- The episode "Silence", in which Joan is diagnosed with Lyme Disease and begins to think that her contact with God is just a hallucination. The scene where she is pleading with all the avatars of God to tell her something, and they just look at her in silence...
- In the finale of season 1 "Eclipse Of The Korven", K-9 destroys the Korven, burning out his power core, and because he had his regeneration circuit removed in the previous episode, he could not repair himself, killing him. His regeneration circuit does manage to home itself back to him, and revives K-9.
- Given its Anyone Can Die policy, Kamen Rider Ryuki, unsurprisingly, has a fair number of these moments.
Mitsuru Sano/Kamen Rider Imperer: Why did something like this happen? All I wanted was to be happy.
- Kamen Rider Imperer's final moments are particularly painful. Betrayed and left for dead in the Mirror World without his armor for protection, he spends his last seconds alive in the rain, gazing at the lone figure of a woman who may have represented everything he wanted in a life, as his body slowly dissolves into nothingness.
Kido Shinji/Kamen Rider Ryuki: I just realized that I do want to close the Mirror World. I'm sure it will cause alot of pain, but I still want it to end. I don't know if it's right or wrong but as a Rider, I have a wish I want fulfilled, and this is it.
- Shinji's death in the penultimate episode. Lethally wounded by a Raydragoon, he drives off an army of Monsters before succumbing to his wounds. It's only made worse in one of the first scenes of the final episode, as Ren regretfully walks away, leaving Shinji's corpse as one more casaulty in the day's massacre.
Ogawa Eri: Ren, if you sit there, you'll catch a cold.
- Asakura Takeshi/Kamen Rider Ouja and Kitaoka Shuichi/Kamen Rider Zolda have had bones to pick with each other since the former's debut. When the time comes to finally settle things between them, Asakura is victorious. However, as Zolda's armor breaks away, Asakura realizes that it is Kitaoka's manservant, Yura Goro, not Kitaoka himself that he had just killed. As for Kitaoka himself, the audience is taken to his mansion, his body resting peacefully on a couch, having finally succumbed to the illness that threatened his life.
- As the victor of the Rider War, Akiyama Ren finally succeeds in saving Ogawa Eri, but at the price of his life. Crawling all the way to her hospital room, he leaves the memento he'd kept of her, a pair of rings, in her hands before taking his final rest.
- Realizing that his sister, Yui, would always reject his offer to save her, Kanzaki Shiro, in a moment of despair destroys Kamen Rider Odin, and thus forfeits the final prize of the Rider War. However, unwilling to accept his sister's death, Shiro threatens to restart the Rider War in spite of her pleas. Then the camera pulls back, and we see Shiro for what he really is beyond the stoic malevolence; a young man tortured by the fear of a world without his sister. As the younger version of his sister pleads with him one last time, the camera pulls to a sentimental gaze of the older Shiro as he rewinds time, revealing that now, both versions of the Kanzaki siblings live in their own version of the Mirror World, populated not with the Monsters they created but with the drawings of happy times between them. As the ending credits roll, we return to the Atori, and pull in on a picture of the Kanzaki siblings, a younger version of them as opposed to the older versions, implying that the two died in the new timeline Shiro created.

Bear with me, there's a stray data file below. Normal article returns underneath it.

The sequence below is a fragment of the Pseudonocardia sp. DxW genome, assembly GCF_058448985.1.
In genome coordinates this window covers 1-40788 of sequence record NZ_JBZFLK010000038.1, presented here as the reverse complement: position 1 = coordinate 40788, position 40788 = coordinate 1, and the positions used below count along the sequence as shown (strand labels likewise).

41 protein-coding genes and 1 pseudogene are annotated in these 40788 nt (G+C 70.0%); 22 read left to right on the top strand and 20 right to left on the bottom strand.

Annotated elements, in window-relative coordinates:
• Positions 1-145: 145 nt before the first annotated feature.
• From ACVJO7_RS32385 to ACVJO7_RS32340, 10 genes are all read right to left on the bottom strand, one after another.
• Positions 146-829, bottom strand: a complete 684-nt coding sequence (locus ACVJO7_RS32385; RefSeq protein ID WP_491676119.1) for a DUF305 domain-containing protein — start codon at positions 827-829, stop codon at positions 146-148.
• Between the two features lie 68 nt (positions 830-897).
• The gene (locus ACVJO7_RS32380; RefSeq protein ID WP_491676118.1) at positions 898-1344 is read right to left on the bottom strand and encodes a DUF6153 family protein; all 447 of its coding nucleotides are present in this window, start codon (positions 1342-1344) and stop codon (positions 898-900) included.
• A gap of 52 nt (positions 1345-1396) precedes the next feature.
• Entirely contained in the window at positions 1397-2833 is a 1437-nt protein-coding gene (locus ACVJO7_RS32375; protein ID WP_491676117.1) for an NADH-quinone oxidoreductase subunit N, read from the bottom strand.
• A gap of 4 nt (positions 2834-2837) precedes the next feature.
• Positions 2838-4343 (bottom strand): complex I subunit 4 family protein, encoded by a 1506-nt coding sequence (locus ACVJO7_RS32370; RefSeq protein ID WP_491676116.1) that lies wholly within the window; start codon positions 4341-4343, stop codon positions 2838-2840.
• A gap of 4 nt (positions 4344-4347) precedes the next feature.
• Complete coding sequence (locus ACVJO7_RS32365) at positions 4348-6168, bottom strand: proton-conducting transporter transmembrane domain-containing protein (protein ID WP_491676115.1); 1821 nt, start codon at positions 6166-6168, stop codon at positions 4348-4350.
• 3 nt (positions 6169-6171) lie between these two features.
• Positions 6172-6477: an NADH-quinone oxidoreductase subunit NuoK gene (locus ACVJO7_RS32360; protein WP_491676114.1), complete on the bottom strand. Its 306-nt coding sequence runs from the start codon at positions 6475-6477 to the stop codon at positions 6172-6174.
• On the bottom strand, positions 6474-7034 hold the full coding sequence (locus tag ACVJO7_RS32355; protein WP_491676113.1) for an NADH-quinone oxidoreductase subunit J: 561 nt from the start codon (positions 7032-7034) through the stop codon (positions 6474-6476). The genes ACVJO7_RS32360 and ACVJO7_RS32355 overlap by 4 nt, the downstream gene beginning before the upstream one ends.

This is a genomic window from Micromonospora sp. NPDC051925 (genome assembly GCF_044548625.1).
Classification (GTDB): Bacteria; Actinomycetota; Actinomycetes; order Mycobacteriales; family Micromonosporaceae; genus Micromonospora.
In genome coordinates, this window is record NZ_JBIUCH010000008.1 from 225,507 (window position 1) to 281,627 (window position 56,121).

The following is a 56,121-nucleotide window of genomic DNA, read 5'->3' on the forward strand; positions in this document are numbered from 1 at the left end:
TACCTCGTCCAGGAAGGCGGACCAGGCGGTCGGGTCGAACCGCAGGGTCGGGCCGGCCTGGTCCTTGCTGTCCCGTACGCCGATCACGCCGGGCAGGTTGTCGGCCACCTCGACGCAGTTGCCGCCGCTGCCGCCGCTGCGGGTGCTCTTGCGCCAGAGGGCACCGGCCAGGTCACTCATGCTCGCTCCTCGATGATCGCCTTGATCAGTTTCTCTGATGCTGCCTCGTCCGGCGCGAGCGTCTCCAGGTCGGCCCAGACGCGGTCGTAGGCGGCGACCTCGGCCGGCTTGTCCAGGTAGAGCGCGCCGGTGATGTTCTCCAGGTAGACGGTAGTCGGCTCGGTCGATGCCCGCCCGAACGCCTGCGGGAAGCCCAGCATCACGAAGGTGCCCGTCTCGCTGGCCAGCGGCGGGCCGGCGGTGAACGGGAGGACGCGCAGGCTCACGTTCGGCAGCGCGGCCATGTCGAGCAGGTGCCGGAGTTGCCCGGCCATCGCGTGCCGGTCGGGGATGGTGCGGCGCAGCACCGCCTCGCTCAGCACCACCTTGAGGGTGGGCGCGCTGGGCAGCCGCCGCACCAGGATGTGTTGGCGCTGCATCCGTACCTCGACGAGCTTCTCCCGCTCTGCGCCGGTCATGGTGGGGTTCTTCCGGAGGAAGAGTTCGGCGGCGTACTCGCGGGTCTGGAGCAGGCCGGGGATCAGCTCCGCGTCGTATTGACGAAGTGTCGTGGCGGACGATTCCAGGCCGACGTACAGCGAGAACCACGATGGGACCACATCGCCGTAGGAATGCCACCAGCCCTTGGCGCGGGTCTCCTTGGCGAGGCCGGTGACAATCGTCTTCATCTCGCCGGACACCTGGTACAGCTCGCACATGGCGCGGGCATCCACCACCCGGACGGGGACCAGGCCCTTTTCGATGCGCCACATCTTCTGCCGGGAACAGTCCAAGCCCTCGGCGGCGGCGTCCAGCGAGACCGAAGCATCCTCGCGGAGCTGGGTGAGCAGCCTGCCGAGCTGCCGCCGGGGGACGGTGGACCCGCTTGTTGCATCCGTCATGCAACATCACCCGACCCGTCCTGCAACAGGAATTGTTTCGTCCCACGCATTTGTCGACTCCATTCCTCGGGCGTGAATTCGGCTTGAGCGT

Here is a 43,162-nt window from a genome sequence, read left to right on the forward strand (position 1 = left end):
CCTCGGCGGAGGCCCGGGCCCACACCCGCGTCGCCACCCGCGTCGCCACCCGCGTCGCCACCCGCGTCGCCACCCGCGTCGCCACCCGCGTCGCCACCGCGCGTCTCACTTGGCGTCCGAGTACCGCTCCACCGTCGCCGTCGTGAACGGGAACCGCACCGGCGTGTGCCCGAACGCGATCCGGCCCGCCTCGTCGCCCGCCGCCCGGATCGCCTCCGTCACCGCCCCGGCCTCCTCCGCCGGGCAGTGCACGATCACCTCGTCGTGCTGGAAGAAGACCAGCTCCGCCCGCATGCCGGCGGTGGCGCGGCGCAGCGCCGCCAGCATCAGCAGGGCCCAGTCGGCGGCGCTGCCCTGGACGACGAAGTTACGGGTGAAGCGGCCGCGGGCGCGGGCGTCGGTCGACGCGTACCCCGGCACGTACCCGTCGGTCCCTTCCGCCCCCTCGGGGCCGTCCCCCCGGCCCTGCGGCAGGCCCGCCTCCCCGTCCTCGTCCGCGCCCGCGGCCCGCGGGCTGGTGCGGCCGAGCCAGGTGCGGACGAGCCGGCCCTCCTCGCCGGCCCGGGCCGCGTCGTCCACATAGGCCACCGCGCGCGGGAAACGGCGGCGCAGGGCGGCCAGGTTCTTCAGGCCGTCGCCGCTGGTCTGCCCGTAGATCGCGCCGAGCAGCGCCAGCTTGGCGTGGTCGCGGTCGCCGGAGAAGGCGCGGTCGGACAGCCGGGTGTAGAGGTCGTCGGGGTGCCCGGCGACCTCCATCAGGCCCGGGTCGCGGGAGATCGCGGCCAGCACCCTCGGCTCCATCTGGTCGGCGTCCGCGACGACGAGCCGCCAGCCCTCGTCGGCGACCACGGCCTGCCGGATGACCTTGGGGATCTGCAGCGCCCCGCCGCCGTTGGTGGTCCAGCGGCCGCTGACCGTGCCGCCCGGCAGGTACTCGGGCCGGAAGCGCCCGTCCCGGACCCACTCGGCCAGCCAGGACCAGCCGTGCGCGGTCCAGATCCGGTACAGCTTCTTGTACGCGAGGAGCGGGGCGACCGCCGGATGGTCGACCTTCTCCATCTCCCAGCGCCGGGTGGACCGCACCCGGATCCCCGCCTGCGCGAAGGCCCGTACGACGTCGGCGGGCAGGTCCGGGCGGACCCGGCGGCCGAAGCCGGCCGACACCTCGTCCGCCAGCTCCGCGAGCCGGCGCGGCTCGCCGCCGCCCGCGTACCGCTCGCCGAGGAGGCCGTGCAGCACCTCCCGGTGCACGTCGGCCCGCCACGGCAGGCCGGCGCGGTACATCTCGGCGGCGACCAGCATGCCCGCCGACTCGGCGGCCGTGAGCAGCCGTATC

- Kamen Rider Kiva was always a serious show that could tug at the heartstrings, but when Mio died, my eyes definitely watered for her. The ending of the episode was horribly sad when she shattered in Wataru's arms. Even more heart wrenching is how she died. Originally, it appeared that she had done a Diving Save to save her husband, Taiga. Later on, Bishop revealed he killed her, seeing Mio as a hindrance.
- Kamen Rider Double isn't as serious as Kiva or Blade. It doesn't matter though, as it can deliver several sad moments. At the end of the A arc, the poor little girl. And Kirihiko's death. As his hankerchief blew away,
- The Puppeteer Dopant. You have to feel sorry for him, since his daughter died a few months prior to obtaining his Gaia Memory.
- Phillip's death, with an acoustic version of Cyclone Effect playing in the background. It takes an upbeat song and makes the line "We've got nothing else" tragic in context. Yes, he's brought back to life the next episode but the preview is entirely melancholic for the next episode. Shoutaro himself is in tears cause he is technically the one to kill Phillip by deactivating the transformation.
- A Bitter Sweet moment: The Sonozaki family reuniting peacefully in death. After having spent the entire series fighting and backstabbing each other, Wakana and Saeko are seen embracing while Ryubee tells Philip they'll be watching over him.
Kenan and Kel
- In the original series, the death of Stevie Mason never fails to draw a few sniffles.
- Screw that, then entire episode The Scent of Roses. The whole thing was effectively an exercise in ripping Michael’s guts out.